20 Interesting Facts About Tuscaloosa, Alabama

Interesting Facts About Tuscaloosa, Alabama

Facts About Tuscaloosa

Tuscaloosa was named after Tuskaloosa, the chief of a band of Muskogean-speaking people defeated by the forces of Spanish explorer Hernando de Soto in 1540 in the Battle of Mabila, in what is now central Alabama.

In 2008, Tuscaloosa hosted the USA Olympic Triathlon trials for the Beijing Games.

Tuscaloosa is known as “the Druid City” because of the numerous water oaks planted in its downtown streets since the 1840s.

The city of Tuscaloosa celebrated its 200th birthday on December 13, 2019, with city officials holding various dedications and commemorative events throughout the city, including the displaying of a “bicentennial quilt” and a fireworks display following the 44th Annual West Alabama Christmas Parade, which was dedicated to the city’s birthday.

Tuscaloosa has a total area of 72.22 square miles, of which 62.15 square miles is land and 10.07 square miles, is water as of 2023.

The highest recorded temperature in Tuscaloosa at the Tuscaloosa Regional Airport was 107 °F on July 29, 1952, and August 10, 2007, and the lowest recorded temperature was −1 °F on January 21, 1985

The Tuscaloosa Sister Cities Commission was formed in 1986. The city currently has sister city relationships with cities in three countries: Narashino, Chiba, Japan; Schorndorf, Baden-Württemberg, Germany and Sunyani–Techiman, Ghana.

On April 27, 2011, Tuscaloosa was hit by a 1.5 mi wide EF4 tornado that resulted in 64 deaths, more than 1500 injuries, and massive devastation.

In 1825, Tuscaloosa was selected to replace Cahaba as the state capital, holding this status until 1846. Subsequently, legislators opted to relocate the capital to Montgomery, situated in the heart of the state along the Alabama River.

Tuscaloosa City encompasses several key districts: West Tuscaloosa; Central/Midtown Tuscaloosa; Downtown Tuscaloosa; The University of Alabama’s main campus; Alberta City; North River and Hillcrest.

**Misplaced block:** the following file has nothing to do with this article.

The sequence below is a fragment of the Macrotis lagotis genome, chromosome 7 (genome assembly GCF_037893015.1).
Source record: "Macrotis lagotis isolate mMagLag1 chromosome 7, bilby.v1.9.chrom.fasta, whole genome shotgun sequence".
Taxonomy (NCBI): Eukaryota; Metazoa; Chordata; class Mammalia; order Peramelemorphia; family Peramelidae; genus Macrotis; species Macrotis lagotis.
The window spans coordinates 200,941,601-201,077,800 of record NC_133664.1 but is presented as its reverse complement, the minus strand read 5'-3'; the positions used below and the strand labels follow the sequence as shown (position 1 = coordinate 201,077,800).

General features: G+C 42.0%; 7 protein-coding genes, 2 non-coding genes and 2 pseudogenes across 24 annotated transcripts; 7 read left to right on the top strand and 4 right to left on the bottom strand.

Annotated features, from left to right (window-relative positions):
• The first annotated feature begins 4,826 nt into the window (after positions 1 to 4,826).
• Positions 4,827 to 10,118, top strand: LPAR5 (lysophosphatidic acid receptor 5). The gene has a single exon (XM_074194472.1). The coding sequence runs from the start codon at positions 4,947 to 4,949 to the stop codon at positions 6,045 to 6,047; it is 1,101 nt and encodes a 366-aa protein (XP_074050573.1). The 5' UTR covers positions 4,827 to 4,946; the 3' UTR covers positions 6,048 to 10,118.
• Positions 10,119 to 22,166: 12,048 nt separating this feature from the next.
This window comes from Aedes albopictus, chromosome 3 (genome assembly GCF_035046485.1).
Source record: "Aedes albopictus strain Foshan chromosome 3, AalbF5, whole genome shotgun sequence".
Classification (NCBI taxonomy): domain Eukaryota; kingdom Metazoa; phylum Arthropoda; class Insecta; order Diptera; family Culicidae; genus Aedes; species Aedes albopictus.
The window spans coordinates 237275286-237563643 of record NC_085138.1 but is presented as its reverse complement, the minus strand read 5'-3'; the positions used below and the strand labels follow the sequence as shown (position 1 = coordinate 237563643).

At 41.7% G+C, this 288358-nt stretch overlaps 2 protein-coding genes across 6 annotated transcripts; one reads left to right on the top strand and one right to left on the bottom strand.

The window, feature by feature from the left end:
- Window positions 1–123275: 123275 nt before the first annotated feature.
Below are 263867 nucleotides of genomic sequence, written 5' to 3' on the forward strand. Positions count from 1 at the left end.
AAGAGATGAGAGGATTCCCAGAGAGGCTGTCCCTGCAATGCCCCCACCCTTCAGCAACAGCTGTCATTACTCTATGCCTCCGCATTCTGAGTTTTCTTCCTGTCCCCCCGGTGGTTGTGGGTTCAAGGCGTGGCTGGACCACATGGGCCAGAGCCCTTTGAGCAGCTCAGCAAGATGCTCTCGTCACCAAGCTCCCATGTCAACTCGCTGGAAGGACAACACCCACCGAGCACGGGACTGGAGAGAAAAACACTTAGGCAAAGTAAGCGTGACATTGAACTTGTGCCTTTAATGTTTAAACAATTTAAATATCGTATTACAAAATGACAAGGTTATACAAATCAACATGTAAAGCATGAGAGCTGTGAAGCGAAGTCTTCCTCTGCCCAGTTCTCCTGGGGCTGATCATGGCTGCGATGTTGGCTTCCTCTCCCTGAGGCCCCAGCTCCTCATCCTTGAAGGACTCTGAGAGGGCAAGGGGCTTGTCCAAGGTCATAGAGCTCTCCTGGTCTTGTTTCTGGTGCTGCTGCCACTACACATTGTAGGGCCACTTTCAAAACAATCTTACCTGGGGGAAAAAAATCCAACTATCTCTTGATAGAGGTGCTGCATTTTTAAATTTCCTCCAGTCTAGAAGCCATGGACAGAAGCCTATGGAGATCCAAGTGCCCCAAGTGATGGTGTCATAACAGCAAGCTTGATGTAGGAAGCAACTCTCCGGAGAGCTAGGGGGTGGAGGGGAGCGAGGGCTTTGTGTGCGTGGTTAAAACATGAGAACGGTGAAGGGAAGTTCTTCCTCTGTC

According to the 2020 United States Census, the city had a population of 99,600 individuals, with 36,779 households and 20,176 families residing therein.

The Tuscaloosa Public Library is a joint city-county agency with nearly 200,000 items and approximately 47,000 registered patrons

Tuscaloosa is renowned as the birthplace and residence of Deontay Wilder, a professional boxer who held the WBC Heavyweight Title from 2015 to 2020, successfully defending it 10 times.

According to a 2019 publication by the University of Alabama, there were a total of 85 traffic signals in the vicinity of Tuscaloosa.

On March 29, 1865, General John Croxton and 1,500 troops marched from Birmingham to Tuscaloosa, resulting in partial destruction of the city and the University of Alabama. Their orders included the demolition of factories, the bridge, and significant structures within the university grounds.

Tuscaloosa is known for its unique culinary offerings, including traditional Southern dishes, barbecue, and seafood.

Tuscaloosa is emerging as a hub for innovation and technology, with initiatives such as the Tuscaloosa Innovation and Technology Summit and the Alabama Innovation and Mentoring of Entrepreneurs (AIME) program fostering entrepreneurship and tech-driven economic development.

Tuscaloosa has literary ties, with authors such as Harper Lee, Fannie Flagg, and Winston Groom having connections to the city. Harper Lee, author of “To Kill a Mockingbird,” attended the University of Alabama and worked for the student newspaper, The Crimson White.

Tuscaloosa has its share of folklore and legends. One notable story is that of the “Druid City Witch,” a mysterious figure said to haunt the streets of Tuscaloosa, particularly around the historic Druid City Cemetery.

Tuscaloosa is synonymous with college football, thanks to the success of the University of Alabama’s football program, led by legendary coach Paul “Bear” Bryant and more recently by Nick Saban.

    Facts About Tuscaloosa
    Facts About Tuscaloosa